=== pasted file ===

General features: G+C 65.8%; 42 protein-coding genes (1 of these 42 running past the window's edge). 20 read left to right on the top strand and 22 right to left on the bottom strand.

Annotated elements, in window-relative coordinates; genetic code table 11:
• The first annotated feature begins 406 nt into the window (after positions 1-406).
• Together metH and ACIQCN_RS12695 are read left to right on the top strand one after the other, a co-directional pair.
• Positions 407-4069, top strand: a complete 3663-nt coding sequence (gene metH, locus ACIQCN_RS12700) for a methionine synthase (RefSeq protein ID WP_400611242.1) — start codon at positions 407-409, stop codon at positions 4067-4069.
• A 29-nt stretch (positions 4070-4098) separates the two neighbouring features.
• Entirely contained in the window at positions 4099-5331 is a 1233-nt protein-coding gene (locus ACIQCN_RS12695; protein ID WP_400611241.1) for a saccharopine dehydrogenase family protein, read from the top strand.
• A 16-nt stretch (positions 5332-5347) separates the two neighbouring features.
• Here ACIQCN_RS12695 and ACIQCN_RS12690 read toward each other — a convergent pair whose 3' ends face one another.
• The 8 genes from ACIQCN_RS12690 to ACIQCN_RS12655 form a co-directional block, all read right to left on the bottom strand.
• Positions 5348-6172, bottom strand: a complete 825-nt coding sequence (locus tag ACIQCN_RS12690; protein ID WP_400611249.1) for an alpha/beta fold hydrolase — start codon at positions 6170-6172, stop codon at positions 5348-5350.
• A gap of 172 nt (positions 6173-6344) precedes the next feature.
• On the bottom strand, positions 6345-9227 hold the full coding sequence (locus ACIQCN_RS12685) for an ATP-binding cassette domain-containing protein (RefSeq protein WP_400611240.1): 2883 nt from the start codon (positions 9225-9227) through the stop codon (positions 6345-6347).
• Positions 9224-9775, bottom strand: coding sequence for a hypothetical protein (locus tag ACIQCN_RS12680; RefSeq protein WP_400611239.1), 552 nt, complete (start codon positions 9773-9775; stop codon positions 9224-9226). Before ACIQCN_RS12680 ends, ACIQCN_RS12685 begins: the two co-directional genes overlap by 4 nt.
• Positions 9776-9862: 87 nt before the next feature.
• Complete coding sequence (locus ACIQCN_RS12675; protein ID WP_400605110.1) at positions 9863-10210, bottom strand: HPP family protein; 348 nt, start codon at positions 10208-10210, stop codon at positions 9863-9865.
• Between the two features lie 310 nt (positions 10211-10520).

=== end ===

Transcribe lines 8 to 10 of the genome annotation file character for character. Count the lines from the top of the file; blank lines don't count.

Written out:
• A 16-nt stretch (positions 5332-5347) separates the two neighbouring features.
• Here ACIQCN_RS12695 and ACIQCN_RS12690 read toward each other — a convergent pair whose 3' ends face one another.
• The 8 genes from ACIQCN_RS12690 to ACIQCN_RS12655 form a co-directional block, all read right to left on the bottom strand.